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Thank you for this great information! My paternal grandmother died at a fairly young age (when I was only 12) from colon cancer. How I wish this information had been available then. I am a grandmother now & intend to be here for my grandchildren & great gramchildren, LORD-willing! And thanks to you, I have the tools (information) I need to keep my colon & whole body strong & able to fight off/prevent cancer! GOD bless you, Ty, and everyone involved in the quest!
Karin H (Texas)
Kristi M says
in Fall of 2012, I was diagnosed with colon cancer @ the age of 44. They found it due to me complaining of muscle fatigue. I was extremely anemic – and when that was discovered, all the testing as to why commenced. I had surgery and 6 months of oral chemo. I had a tumor the size of a hockey puck in my colon… but it was actually a slow growing cancer and it had not broken thru the wall of my colon nor affected any of the surrounding lymph nodes. At my 1st post treatment ct scan- they discovered 4 slightly puffy lymph nodes- and my oncologist said that she was suspicious of them and wanted to do a biopsy. I had just started to read Bill Henderson’s book … which lead me to the belief that they were not puffy due to cancer- but the terrible inflammation producing food I was eating. I told my oncologist I wanted to try something for 90 days -and to have another scan to see my progress. I followed a strict 80% vegetarian diet – as much organic as we could afford… only organic chicken and salmon – only organic grass fed beef once a month, cut out all dairy, sugar, bread & coffee. I lost 30 pds in 3 months, had so much more energy, I was juicing twice a day and I feeling awesome. That next scan showed good results… 3 out of the 4 nodes were back to normal size and my blood work was good. My oncologist was amazed and said to keep up with whatever I was doing. I totally believe that the information that I gleaned from TTAC and Chris Wark has saved my life and continues to give me hope for non-toxic healing and a long life (or however long the Lord grants me)… but I’m doing what I can to be healthy for myself and my family. Thanks Ty for all you do!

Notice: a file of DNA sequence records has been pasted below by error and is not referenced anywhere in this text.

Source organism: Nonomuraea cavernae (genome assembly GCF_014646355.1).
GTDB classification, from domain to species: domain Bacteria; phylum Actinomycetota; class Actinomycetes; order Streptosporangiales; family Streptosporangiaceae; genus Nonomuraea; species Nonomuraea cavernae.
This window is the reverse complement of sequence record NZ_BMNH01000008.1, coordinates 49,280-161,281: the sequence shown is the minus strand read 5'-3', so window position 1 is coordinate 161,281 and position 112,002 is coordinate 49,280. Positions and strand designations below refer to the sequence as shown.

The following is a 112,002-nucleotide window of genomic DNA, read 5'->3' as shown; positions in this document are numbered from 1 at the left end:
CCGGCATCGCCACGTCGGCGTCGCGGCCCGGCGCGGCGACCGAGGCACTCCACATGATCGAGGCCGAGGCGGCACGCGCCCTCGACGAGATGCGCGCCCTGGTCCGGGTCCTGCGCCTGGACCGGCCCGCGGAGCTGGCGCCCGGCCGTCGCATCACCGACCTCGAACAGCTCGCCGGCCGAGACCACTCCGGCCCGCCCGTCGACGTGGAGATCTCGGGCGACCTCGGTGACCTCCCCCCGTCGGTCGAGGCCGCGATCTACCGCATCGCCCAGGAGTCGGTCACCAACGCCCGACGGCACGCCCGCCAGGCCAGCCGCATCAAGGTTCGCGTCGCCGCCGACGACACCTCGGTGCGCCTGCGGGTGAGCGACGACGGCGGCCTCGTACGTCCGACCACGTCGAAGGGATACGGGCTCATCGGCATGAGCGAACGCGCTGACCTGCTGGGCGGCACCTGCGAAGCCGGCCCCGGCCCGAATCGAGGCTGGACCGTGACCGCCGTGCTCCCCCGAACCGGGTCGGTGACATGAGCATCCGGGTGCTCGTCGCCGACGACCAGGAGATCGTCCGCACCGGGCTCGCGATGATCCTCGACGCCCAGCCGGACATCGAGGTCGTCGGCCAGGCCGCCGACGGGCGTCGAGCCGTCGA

My father who was a holocaust survivor was having a colonoscopy after the age of 65 once every six months and they did find polyps but none of them were ever cancerous. Last time the did it it ripped his stomach at the age of 80. Why at the age of 80 would they make him have a colonscopy?! He passed on not from this but from something totally unrealated. This is why my husband and I do not get colonoscopies at all. Thank you for all your amazing work!
Thank you for this amazing info, my father died of this disease. It is so helpful to have all of these tips. God bless you for your heart to share with others. Karin V. Los Angeles, CA
Helen Faulkner says